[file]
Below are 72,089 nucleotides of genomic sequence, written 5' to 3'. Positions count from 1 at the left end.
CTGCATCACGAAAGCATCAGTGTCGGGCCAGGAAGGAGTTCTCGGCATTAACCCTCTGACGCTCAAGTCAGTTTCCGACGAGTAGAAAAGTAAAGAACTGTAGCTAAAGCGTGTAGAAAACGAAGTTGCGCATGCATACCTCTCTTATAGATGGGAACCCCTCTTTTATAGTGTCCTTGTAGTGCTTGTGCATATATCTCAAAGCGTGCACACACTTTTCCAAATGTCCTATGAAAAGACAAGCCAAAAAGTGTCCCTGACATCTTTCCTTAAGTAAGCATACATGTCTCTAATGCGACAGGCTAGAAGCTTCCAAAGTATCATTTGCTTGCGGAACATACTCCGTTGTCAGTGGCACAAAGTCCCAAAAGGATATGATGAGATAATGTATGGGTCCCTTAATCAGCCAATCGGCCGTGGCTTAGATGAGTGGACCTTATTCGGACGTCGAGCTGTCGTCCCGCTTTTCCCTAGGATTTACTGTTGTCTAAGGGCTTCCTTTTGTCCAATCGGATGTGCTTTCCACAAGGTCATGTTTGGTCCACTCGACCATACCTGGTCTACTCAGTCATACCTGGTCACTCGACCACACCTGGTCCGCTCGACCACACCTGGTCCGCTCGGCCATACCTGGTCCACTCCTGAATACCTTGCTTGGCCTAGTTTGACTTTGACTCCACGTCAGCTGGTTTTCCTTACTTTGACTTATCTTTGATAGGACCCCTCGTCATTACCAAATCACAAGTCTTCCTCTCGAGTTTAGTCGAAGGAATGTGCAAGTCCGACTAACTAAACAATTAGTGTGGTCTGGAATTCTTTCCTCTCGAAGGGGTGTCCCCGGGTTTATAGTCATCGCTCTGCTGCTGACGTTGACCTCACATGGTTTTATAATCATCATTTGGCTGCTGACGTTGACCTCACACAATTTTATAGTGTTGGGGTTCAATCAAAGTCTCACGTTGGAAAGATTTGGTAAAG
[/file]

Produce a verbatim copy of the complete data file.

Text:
Below are 72,089 nucleotides of genomic sequence, written 5' to 3'. Positions count from 1 at the left end.
CTGCATCACGAAAGCATCAGTGTCGGGCCAGGAAGGAGTTCTCGGCATTAACCCTCTGACGCTCAAGTCAGTTTCCGACGAGTAGAAAAGTAAAGAACTGTAGCTAAAGCGTGTAGAAAACGAAGTTGCGCATGCATACCTCTCTTATAGATGGGAACCCCTCTTTTATAGTGTCCTTGTAGTGCTTGTGCATATATCTCAAAGCGTGCACACACTTTTCCAAATGTCCTATGAAAAGACAAGCCAAAAAGTGTCCCTGACATCTTTCCTTAAGTAAGCATACATGTCTCTAATGCGACAGGCTAGAAGCTTCCAAAGTATCATTTGCTTGCGGAACATACTCCGTTGTCAGTGGCACAAAGTCCCAAAAGGATATGATGAGATAATGTATGGGTCCCTTAATCAGCCAATCGGCCGTGGCTTAGATGAGTGGACCTTATTCGGACGTCGAGCTGTCGTCCCGCTTTTCCCTAGGATTTACTGTTGTCTAAGGGCTTCCTTTTGTCCAATCGGATGTGCTTTCCACAAGGTCATGTTTGGTCCACTCGACCATACCTGGTCTACTCAGTCATACCTGGTCACTCGACCACACCTGGTCCGCTCGACCACACCTGGTCCGCTCGGCCATACCTGGTCCACTCCTGAATACCTTGCTTGGCCTAGTTTGACTTTGACTCCACGTCAGCTGGTTTTCCTTACTTTGACTTATCTTTGATAGGACCCCTCGTCATTACCAAATCACAAGTCTTCCTCTCGAGTTTAGTCGAAGGAATGTGCAAGTCCGACTAACTAAACAATTAGTGTGGTCTGGAATTCTTTCCTCTCGAAGGGGTGTCCCCGGGTTTATAGTCATCGCTCTGCTGCTGACGTTGACCTCACATGGTTTTATAATCATCATTTGGCTGCTGACGTTGACCTCACACAATTTTATAGTGTTGGGGTTCAATCAAAGTCTCACGTTGGAAAGATTTGGTAAAG